BornLyons, France, 21 June 1823
DiedSaint Jean en Royans, Drôme, France, 6 September 1873
Jean Chacornac was a dedicated observational astronomer. He began a career in commerce in Lyons and then Marseilles, where Jean Valz, director of the Marseilles Observatory, allowed him to use the telescopes. Chacornac studied sunspots and in 1852 discovered a comet (C/1852 K1). Thenceforth, he devoted himself fully to astronomy, assisting Valz in the discovery of minor planets and the essential precursor of ecliptic mapping.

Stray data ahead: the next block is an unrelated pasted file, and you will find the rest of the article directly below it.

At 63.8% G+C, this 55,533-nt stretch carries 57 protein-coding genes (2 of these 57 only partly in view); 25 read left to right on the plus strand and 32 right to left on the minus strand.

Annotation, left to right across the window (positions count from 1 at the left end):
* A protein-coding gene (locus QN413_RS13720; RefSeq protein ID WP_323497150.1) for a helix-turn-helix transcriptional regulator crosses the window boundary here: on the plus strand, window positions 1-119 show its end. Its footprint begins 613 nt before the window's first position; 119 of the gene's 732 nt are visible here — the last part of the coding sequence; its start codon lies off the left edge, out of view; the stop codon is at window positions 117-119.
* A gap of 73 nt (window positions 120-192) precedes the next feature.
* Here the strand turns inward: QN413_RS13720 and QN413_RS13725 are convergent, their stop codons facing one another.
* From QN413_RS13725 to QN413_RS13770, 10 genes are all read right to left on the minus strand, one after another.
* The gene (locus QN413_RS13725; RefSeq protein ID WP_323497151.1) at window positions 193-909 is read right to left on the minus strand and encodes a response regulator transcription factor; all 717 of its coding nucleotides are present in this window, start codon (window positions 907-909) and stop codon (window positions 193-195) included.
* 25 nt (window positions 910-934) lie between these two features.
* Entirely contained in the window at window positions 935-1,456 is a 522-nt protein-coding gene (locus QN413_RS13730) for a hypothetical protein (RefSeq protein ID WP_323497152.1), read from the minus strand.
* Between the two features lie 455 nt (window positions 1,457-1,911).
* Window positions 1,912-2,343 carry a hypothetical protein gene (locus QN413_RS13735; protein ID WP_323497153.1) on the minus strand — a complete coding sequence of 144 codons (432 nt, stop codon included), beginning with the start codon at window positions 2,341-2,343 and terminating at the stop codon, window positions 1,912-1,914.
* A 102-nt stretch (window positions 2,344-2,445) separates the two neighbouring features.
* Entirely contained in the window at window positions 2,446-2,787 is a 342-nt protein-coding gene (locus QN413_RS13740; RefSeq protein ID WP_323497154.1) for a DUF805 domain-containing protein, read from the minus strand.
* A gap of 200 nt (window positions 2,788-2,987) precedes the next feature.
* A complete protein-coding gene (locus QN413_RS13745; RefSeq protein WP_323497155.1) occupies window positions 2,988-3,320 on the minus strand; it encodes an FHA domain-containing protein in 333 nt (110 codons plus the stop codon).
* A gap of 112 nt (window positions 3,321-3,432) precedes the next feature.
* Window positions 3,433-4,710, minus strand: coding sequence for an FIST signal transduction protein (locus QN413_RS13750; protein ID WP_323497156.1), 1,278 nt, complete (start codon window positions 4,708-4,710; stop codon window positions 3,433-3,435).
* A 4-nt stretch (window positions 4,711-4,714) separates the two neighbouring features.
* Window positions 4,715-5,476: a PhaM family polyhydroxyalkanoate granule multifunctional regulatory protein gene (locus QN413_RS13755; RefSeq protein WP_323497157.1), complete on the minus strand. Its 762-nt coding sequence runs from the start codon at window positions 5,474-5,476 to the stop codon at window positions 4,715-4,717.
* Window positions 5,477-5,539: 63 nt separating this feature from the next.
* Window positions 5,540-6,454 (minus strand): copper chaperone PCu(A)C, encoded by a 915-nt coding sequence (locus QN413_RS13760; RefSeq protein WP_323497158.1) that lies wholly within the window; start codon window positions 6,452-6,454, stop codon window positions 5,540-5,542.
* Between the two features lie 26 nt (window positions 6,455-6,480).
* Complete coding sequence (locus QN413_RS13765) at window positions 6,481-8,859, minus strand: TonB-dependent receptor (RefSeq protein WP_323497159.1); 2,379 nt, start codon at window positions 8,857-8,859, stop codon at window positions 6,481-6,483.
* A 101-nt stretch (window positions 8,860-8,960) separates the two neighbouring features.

Chacornac transferred to Paris as part of Urbain Le Verrier’s reform of the Paris Observatory in 1854, where most notably he published 36 maps of the ecliptic (1860–1863). Chacornac was renowned as a tireless worker and was highly thought of by scientists such as Jean-Bernard-Léon Foucault, but he was one of the numerous astronomers who in due course incurred Le Verrier’s displeasure.
In 1863, Chacornac retired to Villeurbanne, near Lyons, where he built a private...